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Sizing dehumidifer to protect house and belongings

Luke Wood | Posted in General Questions on

I was wondering if anyone has any practical experience in sizing a dehumidifier in an equatorial climate. Our open-plan house is on three floors and. An open staircase connects the following room sizes:

Basement:          270 square feet

Middle Floor Living Area: 750 square feet

Top Floor Living Area: 1210 square feet

The daytime RH is around 70-80% in the basement and can rise to over 90% at night. The RH in the connecting middle and top floors are between 5-10% and 10-15% less, respectively. The outdoor temperature at night is usually between 24°C (75°F) and 29°C (84°F)

I plan to install solar and upsize the rating to allow me more energy to play with. I will run one 1.5 HP split AC throughout the day. This will reduce the RH in the basement to 60-65%, which is almost acceptable.

I understand that the most cost-effective way of reducing the RH at night is to place a dehumidifier in the basement that will run through the night. The dehumidifier could also support the AC in the daytime. There is no ducting, so I need to use a portable model.

I am struggling to size this. I have checked a lot of websites, but the recommendations vary greatly. The two largest models are:

A 35 litre 350 watt

A 60 litre 780 watt

I prefer the 35-litre if possible as the 60-litre would cost a lot to run. Would it be enough to keep the RH at around 60%?

Any help would be greatly appreciated.

Kind regards,

Luke

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Replies

  1. Steve Knapp CZ 3A Georgia | | #1

    Luke,

    Both daytime and nighttime humidity levels are high. Do you have a bulk water issue in the basement? Does your house have gutters and grades that move water away from the foundation?

    If your house is tight, you might need a ventilating dehumidifier. If you have a ventilation strategy, you should verify that it's not introducing too much outdoor air.

    In the meantime, I would buy an Energy Star Rated dehumidifier and put it in the basement. If this is a new house, you may be dealing with some residual moisture as well.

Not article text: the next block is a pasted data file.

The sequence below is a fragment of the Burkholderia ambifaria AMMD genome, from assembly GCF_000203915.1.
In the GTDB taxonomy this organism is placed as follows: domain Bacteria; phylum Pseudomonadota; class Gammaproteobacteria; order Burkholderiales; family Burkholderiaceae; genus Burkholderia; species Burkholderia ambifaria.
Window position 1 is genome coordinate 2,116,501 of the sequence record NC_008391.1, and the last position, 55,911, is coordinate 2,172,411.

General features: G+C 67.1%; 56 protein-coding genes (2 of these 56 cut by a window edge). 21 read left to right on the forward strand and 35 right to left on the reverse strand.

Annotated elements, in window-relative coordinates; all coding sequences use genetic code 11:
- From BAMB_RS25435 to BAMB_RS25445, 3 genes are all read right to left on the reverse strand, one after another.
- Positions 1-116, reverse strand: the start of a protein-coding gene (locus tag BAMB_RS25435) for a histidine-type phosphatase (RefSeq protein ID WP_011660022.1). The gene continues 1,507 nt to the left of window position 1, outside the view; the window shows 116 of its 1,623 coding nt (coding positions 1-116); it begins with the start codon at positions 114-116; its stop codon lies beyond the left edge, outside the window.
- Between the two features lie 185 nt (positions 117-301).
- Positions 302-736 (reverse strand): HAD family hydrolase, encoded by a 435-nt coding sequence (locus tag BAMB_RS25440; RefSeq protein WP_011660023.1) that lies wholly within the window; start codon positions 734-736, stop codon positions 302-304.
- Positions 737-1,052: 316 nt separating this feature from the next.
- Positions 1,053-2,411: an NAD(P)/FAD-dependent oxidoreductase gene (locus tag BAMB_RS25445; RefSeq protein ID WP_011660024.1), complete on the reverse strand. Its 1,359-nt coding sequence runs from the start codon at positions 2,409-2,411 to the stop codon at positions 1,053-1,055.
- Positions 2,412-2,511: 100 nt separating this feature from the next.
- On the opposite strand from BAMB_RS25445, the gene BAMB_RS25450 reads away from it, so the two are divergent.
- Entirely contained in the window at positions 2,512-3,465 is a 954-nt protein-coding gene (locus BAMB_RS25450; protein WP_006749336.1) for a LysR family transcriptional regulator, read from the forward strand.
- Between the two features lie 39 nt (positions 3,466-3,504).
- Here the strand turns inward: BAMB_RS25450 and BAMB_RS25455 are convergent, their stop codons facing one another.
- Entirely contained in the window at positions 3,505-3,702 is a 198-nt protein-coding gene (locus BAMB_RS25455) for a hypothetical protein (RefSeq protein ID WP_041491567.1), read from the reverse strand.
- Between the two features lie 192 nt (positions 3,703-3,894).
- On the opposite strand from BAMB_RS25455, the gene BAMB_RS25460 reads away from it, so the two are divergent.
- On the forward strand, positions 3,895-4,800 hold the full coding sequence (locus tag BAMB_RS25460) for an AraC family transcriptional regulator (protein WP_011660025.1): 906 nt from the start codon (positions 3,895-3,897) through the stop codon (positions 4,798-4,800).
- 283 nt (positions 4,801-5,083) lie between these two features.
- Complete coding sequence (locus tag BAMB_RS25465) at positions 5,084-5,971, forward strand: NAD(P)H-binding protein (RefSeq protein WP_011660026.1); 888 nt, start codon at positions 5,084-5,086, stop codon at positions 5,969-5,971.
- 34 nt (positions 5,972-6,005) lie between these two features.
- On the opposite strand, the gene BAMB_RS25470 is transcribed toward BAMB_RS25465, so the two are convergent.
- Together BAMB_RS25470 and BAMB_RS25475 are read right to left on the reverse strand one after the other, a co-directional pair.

2. Luke Wood | | #2

    Hi Steve,

    Thanks so much for your response and your advice. The house is about eight years old. We do have an issue with a small damp patch on the wall. There is a playground next to the basement, so about a third of the wall is underground. We are currently trying to fix this with the council. However, the nighttime humidity outside often exceeds 90%.

    The house isn't tight at all. We have seven sets of sliding doors. They aren't the best quality so sealing them is challenging.

    I had a look at ventilating dehumidifiers. They look fantastic, but I think I would have to import one as they are not available in Malaysia.

  3. James Boris | | #3

    I'd recommend sealing the house up as best you can before shelling out on a fancy dehumidifier. If the house is even average leakiness, you're gonna be dehumidifying the rainforest around you. Not saying a dehumidifier is a bad idea, just that if you have $X to spend now, throw it at some nice caulk and I bet you'll see a bigger improvement on your dollar.

  4. Steve Knapp CZ 3A Georgia | | #4

    Hi Luke,

    I didn't realize the house is in a tropical country. If it were me, I would try to mimic what the locals do to stay comfortable. (And be sure to check out Martin's article on living with high humidity: https://www.greenbuildingadvisor.com/article/living-with-high-humidity.)

  5. Luke Wood | | #5

    Hi James and Steve,

    The article is interesting; this is basically what the locals do. We just use AC to sleep and in rooms on an ad hoc basis as needed.

    I just worry about the extreme humidity. As the temperature drops, the RH can rise to the 90s. I can't have smoke alarms for instance as they are only rated up to 80% so they go off in the middle of the night and wake us all up. Any electronics in the storeroom stop working after a few months, which is suspect is related.

    I might try sealing up all the windows and seeing if a 35-litre will make the house more comfortable. I have noticed that having one 1.5 HP AC running reduces the humidity pretty quickly.

    Thanks so much for your help.

  6. DCContrarian | | #6

    The amount of dehumidification you have to do depends on the amount of outside air getting in. There really is no such thing as "standard" construction, houses can vary in the leakiness by a factor of 20 or more depending on how they're constructed. So you can't really size equipment based on the size of the house.

    Generally houses in warm places are nearly as well sealed as they are in cold places. If you really want to keep your house below the outside humidity level, you need to seal it well. You probably don't need much insulation, but you need to fill all the cracks. Depending on how the house was constructed this could be a simple task, or it could be nearly impossible.

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